ResearchGateA nanographene disk rotating a single molecule gear on a Cu(111) surface
Nanotechnology 33, 175701 (2022).
H. H. Lin, A. Croy, R. Gutierrez, C. Joachim, and G. Cuniberti.
https://doi.org/10.1088/1361-6528/ac4b4b

On Cu(111) surface and in interaction with a single hexa-tert-butylphenylbenzene molecule-gear, the rotation of a graphene nanodisk was studied using the large-scale atomic/molecular massively parallel simulator molecular dynamics simulator. To ensure a transmission of rotation to the molecule-gear, the graphene nanodisk is functionalized on its circumference by tert-butylphenyl chemical groups. The rotational motion can be categorized underdriving, driving and overdriving regimes calculating the locking coefficient of this mechanical machinery as a function of external torque applied to the nanodisk. The rotational friction with the surface of both the phononic and electronic contributions is investigated. For small size graphene nanodisks, the phononic friction is the main contribution. Electronic friction dominates for the larger disks putting constrains on the experimental way of achieving the transfer of rotation from a graphene nanodisk to a single molecule-gear.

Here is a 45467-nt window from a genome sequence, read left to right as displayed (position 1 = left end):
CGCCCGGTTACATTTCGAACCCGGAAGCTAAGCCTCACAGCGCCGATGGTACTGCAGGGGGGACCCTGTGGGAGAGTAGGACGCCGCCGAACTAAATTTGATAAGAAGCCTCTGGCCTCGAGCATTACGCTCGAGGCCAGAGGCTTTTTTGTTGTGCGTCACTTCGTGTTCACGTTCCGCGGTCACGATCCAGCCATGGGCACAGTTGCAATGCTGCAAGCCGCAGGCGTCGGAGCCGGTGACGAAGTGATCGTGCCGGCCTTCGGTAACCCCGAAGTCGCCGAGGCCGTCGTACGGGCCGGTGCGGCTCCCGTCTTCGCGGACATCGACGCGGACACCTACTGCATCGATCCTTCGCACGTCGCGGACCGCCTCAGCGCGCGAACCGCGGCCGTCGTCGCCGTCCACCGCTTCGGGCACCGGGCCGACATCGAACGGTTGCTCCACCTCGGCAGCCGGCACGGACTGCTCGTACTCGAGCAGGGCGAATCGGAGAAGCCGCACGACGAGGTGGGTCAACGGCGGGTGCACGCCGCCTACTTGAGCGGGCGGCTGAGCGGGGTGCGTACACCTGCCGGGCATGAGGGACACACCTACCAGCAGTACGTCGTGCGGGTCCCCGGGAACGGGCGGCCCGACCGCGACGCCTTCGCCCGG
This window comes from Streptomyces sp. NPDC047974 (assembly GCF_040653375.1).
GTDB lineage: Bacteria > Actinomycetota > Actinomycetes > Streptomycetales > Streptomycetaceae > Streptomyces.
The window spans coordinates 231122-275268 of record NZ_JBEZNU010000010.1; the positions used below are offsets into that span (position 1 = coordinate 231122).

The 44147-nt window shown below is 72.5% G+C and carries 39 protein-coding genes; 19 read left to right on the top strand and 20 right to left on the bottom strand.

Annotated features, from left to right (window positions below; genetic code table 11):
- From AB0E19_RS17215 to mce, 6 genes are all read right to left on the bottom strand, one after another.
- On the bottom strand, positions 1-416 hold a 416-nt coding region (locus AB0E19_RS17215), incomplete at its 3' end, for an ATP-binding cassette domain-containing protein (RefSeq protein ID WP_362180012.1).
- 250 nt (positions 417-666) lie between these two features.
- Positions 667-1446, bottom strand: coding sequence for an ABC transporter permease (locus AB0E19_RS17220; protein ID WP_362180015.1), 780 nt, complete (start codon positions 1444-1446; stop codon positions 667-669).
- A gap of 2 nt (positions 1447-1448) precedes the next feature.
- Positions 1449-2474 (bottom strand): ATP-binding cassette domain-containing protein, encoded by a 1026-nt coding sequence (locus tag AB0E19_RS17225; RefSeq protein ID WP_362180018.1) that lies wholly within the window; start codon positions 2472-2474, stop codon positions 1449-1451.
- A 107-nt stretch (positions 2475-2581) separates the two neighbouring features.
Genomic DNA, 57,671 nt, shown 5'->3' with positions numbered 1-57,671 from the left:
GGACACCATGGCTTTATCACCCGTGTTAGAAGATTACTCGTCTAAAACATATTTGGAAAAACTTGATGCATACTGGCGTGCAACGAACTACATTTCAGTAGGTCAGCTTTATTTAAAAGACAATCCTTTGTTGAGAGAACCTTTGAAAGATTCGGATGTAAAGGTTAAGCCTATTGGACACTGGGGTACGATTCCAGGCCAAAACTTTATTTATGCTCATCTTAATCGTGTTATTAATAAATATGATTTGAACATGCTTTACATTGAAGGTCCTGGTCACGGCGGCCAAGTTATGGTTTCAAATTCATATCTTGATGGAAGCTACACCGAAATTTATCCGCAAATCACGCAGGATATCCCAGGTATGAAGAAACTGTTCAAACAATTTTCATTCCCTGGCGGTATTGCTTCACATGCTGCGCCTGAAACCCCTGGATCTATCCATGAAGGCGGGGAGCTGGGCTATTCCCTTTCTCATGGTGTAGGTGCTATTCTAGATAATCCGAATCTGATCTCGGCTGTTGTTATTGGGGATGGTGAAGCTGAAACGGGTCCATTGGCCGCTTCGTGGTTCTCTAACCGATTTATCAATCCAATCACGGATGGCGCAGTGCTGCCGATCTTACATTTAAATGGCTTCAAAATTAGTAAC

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ResearchGateA nanographene disk rotating a single molecule gear on a Cu(111) surface
Nanotechnology 33, 175701 (2022).
H. H. Lin, A. Croy, R. Gutierrez, C. Joachim, and G. Cuniberti.
https://doi.org/10.1088/1361-6528/ac4b4b

On Cu(111) surface and in interaction with a single hexa-tert-butylphenylbenzene molecule-gear, the rotation of a graphene nanodisk was studied using the large-scale atomic/molecular massively parallel simulator molecular dynamics simulator. To ensure a transmission of rotation to the molecule-gear, the graphene nanodisk is functionalized on its circumference by tert-butylphenyl chemical groups. The rotational motion can be categorized underdriving, driving and overdriving regimes calculating the locking coefficient of this mechanical machinery as a function of external torque applied to the nanodisk. The rotational friction with the surface of both the phononic and electronic contributions is investigated. For small size graphene nanodisks, the phononic friction is the main contribution. Electronic friction dominates for the larger disks putting constrains on the experimental way of achieving the transfer of rotation from a graphene nanodisk to a single molecule-gear.

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